In a globalized world of over 7 billion people how do other countries view Australia and our handling of our most pressing problems? This is one of many fascinating issues a team of Macquarie University students and academics will consider when we head to Germany for the global G20 Youth Forum. Over 1200 young leaders representing 200 of the World’s top universities will gather near Munich from May 7th– 11th in what will be the largest youth leadership event of 2014. The forum is both a powerful expression of the youth voice in international affairs and an important platform for global cooperation. With opening and closing ceremonies, presentations by students, academics, young parliamentarians and business executives, daily workshops, gala dinners, musical preludes and an extravagant ball, the conference will be a truly unforgettable experience.
G20 Youth Alumni Association President, Ksenia Khoruzhnikova, founded the Forum in 2005 to provide a nucleus within the expansive, globalized web of political debate for the innovative ideas expressed by ‘Gen Y’. The forum celebrates both the diversity and interdependence of our global community. Young people will tackle the agenda of the G20, the leading global economic and financial conference that will be held in Australia in September this year. Over the past few months many of the Macquarie delegates have composed articles for publication and presentation on specific areas of research. The conference presentations provide participants with insights into different countries, contexts and cultures. By comparing domestic challenges and initiatives, sharing research and discussing issues of global significance, each one of us is empowered to learn from a diversity of perspectives.
Economics and Finance
Law and Human Rights
World Politics and International relations
Social Affairs and Medicine
Ecology, Environment and Energy
Design, Technology and Innovations
Education and Youth
Humanities: history, philosophy, linguistics, arts and journalism
As a third year student studying a Bachelor of Arts (major in Politics and International Relations) with a Bachelor of Laws, I will represent Macquarie University on the World Politics and International Relations round table. I decided to present on a topic often excluded from international agendas but one that is a harsh reality for some Australians. Entitled ‘The Poverty Within”, I will be trying to demonstrate how our veil of prosperity masks the extreme poverty of Australia’s 750,000 Indigenous people. It is an inquiry into the politics of international accountability and the importance of global scrutiny on an issue that, I would argue, should be at the forefront of Australia’s development agenda. By working closely with representatives from many nations in our respective round tables, we are bound to ascertain how people of other cultures view Australia, our contribution to international development, the adequacy of our foreign aid distribution and our treatment of Indigenous people and asylum seekers. Is there an entrenched hypocrisy in how developed nations often espouse standards they themselves flagrantly fail to meet?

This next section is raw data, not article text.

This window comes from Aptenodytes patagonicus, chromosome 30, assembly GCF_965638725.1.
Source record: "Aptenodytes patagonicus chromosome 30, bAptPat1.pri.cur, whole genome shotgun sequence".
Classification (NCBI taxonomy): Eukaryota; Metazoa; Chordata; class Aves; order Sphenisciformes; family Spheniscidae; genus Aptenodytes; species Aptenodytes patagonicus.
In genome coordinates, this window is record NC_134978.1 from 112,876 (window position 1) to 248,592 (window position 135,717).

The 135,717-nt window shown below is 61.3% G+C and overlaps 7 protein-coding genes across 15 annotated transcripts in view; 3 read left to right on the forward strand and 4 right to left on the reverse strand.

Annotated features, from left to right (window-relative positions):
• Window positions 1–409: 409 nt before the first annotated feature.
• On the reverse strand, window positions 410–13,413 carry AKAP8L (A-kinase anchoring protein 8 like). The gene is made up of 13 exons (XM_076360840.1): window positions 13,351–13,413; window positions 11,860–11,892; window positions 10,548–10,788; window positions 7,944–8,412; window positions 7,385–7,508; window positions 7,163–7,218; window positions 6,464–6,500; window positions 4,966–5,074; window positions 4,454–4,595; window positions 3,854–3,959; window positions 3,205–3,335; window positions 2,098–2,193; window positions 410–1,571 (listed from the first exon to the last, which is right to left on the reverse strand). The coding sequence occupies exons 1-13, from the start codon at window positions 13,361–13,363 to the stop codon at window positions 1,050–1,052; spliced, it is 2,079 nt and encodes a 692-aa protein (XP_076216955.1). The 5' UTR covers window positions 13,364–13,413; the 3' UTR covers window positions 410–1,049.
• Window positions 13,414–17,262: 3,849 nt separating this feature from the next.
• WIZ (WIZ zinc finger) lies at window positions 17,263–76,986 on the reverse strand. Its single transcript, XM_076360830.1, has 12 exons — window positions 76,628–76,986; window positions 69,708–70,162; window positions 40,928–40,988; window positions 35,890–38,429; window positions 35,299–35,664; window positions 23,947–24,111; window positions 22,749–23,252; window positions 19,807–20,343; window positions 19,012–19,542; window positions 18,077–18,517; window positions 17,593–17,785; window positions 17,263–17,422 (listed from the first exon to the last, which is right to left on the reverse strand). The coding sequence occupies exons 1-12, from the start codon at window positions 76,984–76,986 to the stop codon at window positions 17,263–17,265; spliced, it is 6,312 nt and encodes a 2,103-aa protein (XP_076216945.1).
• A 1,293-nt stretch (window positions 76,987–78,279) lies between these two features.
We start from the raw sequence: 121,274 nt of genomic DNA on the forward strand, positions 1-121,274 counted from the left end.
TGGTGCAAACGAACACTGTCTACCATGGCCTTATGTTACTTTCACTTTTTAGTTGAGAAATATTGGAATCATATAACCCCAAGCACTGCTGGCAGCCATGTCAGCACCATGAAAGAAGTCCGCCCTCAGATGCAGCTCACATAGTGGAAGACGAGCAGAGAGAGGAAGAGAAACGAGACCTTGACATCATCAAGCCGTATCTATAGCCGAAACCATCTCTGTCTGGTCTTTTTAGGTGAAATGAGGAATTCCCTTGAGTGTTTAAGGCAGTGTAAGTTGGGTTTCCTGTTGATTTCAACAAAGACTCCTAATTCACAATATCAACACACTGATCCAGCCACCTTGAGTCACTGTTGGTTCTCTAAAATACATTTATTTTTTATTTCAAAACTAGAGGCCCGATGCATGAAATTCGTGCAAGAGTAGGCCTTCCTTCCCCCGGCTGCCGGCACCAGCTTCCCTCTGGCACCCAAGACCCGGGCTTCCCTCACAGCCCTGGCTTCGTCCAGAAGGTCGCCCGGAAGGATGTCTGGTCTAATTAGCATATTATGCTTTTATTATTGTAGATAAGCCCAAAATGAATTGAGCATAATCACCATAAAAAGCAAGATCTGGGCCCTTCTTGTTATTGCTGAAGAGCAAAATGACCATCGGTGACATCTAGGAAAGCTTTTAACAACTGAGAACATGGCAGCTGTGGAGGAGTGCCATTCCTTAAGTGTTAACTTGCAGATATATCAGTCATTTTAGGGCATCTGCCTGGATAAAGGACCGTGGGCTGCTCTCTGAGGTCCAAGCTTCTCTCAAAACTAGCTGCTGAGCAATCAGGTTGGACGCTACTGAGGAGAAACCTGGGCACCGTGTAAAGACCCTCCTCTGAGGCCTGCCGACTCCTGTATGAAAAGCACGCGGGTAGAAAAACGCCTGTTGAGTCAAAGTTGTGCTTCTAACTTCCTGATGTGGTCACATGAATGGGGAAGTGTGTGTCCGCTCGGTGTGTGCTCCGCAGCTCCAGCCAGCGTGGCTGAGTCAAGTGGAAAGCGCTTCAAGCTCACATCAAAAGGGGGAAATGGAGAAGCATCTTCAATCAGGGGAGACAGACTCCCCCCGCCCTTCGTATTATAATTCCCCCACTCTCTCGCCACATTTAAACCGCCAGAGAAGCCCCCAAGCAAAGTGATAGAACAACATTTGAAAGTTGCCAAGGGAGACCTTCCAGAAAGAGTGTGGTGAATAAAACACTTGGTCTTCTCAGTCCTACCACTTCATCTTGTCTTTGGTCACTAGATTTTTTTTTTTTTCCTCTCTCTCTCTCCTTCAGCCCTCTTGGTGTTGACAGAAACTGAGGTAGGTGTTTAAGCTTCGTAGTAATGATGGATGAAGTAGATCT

– Image of Munich, the capital of Bavaria. – Source: ATP world Tour, Germany, http://www.atpworldtour.com/Tennis/Tournaments/Munich.aspx
The power of discussion to promote intercultural dialogue and an appreciation for diversity is crucial to achieving effective and sustainable solutions. Contemporary and enduring challenges for the international community including global warming, the threat of unsustainable growth, the depletion of natural resources and threat of war and conflict, are incapable of being resolved by unipolar means. For me personally it is a wonderful opportunity to listen, learn and share ideas. Like many of the Macquarie delegates, I’ll be heading to Germany a couple of days early to explore Munich, a city rich in culture and history. Are we excited? My clock flashes, 15 days 1 hour 50 minutes, and I remind myself to breathe…